As Boise residents tearfully describe how rising property taxes are forcing them out of their homes, what’s Mayor Dave Bieter concerned about? Acquiring electric garbage trucks. Tackling climate change. And, a city government initiative to promote kindness.
In his annual State of the City address days ago, Bieter rattled off a list of government expansions and programs, seemingly oblivious to the well-documented pain being endured by residents as they’re priced out of their homes. Much of the hurt is being inflicted on them by a city that is overspending and overtaxing, with a policy agenda that sounds as if it was prepared in California, not Idaho.
After 16 years in office, Bieter’s connection to the pulse of residents in Idaho’s largest city has seemingly atrophied, and the disconnect is extreme. That’s much of the reason at least two mayoral candidates are talking about out-of-control property taxes even if Bieter won’t. Rebecca Arnold, the president of the Ada County Highway District, announced her campaign for mayor saying “ridiculously high” property taxes motivated her to run. Former mayor Brent Coles, whose resignation from office in 2003 was touched off by questions about spending, also highlighted the city’s wastefulness as part of his campaign announcement. (For a comprehensive review of how Boise wastes taxpayer money, click here to see policy analyst Lindsay Atkinson’s mind-blowing 208-page report that catalogs $144 million in failed projects and entirely unnecessary city government expenditures).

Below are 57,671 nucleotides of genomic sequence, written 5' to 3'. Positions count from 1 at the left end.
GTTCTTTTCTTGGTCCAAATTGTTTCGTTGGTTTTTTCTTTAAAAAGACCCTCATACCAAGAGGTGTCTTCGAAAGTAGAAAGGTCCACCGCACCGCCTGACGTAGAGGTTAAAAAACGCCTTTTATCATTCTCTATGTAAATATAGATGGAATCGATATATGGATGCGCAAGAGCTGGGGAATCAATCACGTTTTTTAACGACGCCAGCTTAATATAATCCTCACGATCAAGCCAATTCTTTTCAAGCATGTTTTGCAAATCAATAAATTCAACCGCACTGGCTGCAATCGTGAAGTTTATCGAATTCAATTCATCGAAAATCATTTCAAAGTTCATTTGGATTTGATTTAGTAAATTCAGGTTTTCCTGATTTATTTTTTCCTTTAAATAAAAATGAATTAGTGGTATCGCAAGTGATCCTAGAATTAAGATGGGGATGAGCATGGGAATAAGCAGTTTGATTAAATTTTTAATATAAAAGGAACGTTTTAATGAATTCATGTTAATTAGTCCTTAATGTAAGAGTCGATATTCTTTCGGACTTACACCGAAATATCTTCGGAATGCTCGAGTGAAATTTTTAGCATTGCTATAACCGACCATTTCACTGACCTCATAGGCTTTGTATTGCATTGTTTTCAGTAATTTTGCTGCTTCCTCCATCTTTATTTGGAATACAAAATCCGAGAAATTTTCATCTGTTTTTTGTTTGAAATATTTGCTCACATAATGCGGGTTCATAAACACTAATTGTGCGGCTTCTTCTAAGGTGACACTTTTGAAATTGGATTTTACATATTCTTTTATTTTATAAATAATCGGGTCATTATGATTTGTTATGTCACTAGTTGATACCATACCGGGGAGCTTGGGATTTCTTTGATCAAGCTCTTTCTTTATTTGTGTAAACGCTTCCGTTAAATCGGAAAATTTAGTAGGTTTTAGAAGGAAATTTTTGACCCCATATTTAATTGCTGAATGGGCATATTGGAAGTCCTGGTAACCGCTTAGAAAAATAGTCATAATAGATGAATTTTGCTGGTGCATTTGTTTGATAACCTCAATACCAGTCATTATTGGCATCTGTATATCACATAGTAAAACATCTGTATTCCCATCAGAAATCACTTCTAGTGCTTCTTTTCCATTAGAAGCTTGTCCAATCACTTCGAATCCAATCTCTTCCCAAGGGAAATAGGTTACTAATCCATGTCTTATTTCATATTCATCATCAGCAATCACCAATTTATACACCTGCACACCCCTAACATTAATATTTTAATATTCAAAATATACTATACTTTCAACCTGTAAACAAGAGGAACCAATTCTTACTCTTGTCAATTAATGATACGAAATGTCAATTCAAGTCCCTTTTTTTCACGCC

Yet if Bieter’s State of the City speech taught us anything, it’s that the mayor remains committed as ever to costly programs that envisions using the city as his own personal social justice experiment. And although he didn’t talk about it, we also know that Bieter hasn’t abandoned plans for three legacy-building, property tax-sucking projects: a new sports complex costing $40 million; a library (supposedly on hold but not abandoned) that’s expected to cost up to $105 million; and a streetcar to anywhere, pricetag unknown.
In his speech, Bieter recounted an exchange with a local resident who said, according to Bieter, that if God were to give him a choice between Heaven and Boise, he’d choose Boise. Bieter concluded his remarks saying, if he is successful in executing his agenda “people will choose Boise over Heaven, but if we do really well, you might not know the difference.”
Bieter’s comments brought to mind a quote from C.S. Lewis, who wrote: “Of all tyrannies, a tyranny sincerely exercised for the good of its victims may be the most oppressive. It would be better to live under robber barons than under omnipotent moral busybodies. The robber baron’s cruelty may sometimes sleep, his cupidity may at some point be satiated; but those who torment us for our own good will torment us without end for they do so with the approval of their own conscience. They may be more likely to go to Heaven yet at the same time likelier to make a Hell of earth.”
Bieter is no doubt sincere when he says he wants Boise to be the most livable city in America. But the mayor needs to remember that he is not God, and in Heaven people aren’t taxed straight to Hell as they are in Boise.